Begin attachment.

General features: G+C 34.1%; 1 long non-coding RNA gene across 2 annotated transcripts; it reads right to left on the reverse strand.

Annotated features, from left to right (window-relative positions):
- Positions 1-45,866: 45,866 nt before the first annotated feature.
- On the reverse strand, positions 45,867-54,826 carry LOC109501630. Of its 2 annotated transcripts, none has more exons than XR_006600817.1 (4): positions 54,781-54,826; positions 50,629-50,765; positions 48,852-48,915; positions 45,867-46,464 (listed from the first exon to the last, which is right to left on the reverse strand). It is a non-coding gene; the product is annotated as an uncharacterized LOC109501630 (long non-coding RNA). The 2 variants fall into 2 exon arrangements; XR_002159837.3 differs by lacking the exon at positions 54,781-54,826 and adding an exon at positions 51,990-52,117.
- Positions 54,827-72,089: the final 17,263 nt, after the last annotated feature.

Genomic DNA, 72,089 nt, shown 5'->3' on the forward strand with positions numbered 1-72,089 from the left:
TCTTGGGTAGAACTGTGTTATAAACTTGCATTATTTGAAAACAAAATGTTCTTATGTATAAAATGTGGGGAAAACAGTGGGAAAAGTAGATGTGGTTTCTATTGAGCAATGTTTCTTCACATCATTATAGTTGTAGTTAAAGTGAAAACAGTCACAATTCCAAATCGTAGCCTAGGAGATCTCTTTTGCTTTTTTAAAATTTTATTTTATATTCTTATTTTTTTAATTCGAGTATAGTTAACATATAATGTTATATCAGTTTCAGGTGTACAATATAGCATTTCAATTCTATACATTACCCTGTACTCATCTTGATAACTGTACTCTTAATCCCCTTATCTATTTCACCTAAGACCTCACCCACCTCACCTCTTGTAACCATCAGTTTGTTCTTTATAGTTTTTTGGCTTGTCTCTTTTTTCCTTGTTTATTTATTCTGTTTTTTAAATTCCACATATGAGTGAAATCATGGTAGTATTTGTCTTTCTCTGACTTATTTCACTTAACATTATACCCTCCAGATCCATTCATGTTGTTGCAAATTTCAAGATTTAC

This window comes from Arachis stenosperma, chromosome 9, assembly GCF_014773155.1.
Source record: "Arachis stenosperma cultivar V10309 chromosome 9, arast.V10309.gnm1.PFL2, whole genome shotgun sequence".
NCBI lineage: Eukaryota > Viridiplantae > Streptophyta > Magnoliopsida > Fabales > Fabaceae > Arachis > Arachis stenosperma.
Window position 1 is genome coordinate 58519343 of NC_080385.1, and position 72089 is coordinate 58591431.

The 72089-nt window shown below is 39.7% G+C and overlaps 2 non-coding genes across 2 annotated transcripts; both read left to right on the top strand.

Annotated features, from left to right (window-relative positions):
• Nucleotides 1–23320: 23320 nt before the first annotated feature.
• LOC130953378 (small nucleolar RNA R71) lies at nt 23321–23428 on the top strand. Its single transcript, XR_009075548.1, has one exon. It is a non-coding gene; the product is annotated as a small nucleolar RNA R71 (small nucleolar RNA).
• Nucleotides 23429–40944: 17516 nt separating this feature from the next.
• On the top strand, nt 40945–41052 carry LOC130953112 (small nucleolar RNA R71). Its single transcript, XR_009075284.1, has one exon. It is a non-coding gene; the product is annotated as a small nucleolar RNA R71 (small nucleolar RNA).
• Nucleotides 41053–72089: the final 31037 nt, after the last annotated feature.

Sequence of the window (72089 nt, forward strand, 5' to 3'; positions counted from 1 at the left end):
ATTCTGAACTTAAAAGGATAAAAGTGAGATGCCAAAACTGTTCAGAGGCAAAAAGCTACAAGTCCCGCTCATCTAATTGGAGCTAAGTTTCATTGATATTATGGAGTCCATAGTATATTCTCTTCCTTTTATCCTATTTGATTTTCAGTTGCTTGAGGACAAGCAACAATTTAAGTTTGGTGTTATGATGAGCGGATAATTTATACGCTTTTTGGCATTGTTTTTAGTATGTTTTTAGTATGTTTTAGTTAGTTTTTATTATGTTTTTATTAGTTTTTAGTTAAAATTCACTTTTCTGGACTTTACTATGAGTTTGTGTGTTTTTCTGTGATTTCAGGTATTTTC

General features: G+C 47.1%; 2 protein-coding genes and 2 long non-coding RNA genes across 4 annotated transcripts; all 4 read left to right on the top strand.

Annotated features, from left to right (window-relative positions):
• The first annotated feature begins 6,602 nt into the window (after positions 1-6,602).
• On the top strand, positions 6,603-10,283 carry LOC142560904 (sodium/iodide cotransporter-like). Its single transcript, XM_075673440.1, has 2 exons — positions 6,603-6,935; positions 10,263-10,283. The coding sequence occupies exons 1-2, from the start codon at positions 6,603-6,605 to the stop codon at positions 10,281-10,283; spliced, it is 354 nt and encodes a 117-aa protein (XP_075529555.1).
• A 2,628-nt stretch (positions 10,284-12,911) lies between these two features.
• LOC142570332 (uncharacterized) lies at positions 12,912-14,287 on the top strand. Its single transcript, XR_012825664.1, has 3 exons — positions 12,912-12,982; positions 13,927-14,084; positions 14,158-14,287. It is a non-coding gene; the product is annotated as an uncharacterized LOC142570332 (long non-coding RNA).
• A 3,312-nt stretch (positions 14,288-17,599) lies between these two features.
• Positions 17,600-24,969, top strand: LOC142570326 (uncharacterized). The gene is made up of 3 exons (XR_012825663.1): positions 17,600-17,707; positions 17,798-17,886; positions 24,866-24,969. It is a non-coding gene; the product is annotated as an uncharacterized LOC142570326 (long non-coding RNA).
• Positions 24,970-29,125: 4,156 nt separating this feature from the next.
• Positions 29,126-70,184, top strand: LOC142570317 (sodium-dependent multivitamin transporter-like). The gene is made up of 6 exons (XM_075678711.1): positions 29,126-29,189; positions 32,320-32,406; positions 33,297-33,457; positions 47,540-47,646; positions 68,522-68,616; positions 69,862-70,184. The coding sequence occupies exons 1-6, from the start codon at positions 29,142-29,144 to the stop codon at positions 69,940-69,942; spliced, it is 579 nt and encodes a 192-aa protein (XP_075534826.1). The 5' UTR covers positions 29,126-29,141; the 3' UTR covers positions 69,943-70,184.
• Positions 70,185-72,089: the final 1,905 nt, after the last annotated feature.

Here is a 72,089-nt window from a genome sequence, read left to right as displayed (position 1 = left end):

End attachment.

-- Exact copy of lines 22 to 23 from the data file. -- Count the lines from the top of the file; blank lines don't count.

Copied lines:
Annotated features, from left to right (window-relative positions):
• The first annotated feature begins 6,602 nt into the window (after positions 1-6,602).